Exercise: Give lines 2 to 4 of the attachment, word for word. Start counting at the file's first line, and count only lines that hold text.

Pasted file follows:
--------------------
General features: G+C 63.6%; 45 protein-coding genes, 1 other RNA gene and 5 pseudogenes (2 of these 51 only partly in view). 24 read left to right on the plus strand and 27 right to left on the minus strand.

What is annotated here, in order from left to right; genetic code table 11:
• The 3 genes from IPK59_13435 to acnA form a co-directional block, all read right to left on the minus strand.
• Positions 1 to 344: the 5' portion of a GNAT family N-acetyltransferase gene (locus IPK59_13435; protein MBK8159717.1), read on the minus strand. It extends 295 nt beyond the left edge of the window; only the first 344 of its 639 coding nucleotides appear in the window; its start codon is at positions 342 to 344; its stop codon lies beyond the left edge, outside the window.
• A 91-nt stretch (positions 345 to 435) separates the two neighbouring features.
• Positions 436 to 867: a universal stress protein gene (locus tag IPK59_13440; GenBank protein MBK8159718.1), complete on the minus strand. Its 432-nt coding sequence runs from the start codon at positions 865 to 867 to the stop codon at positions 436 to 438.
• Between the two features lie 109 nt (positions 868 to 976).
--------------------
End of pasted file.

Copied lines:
What is annotated here, in order from left to right; genetic code table 11:
• The 3 genes from IPK59_13435 to acnA form a co-directional block, all read right to left on the minus strand.
• Positions 1 to 344: the 5' portion of a GNAT family N-acetyltransferase gene (locus IPK59_13435; protein MBK8159717.1), read on the minus strand. It extends 295 nt beyond the left edge of the window; only the first 344 of its 639 coding nucleotides appear in the window; its start codon is at positions 342 to 344; its stop codon lies beyond the left edge, outside the window.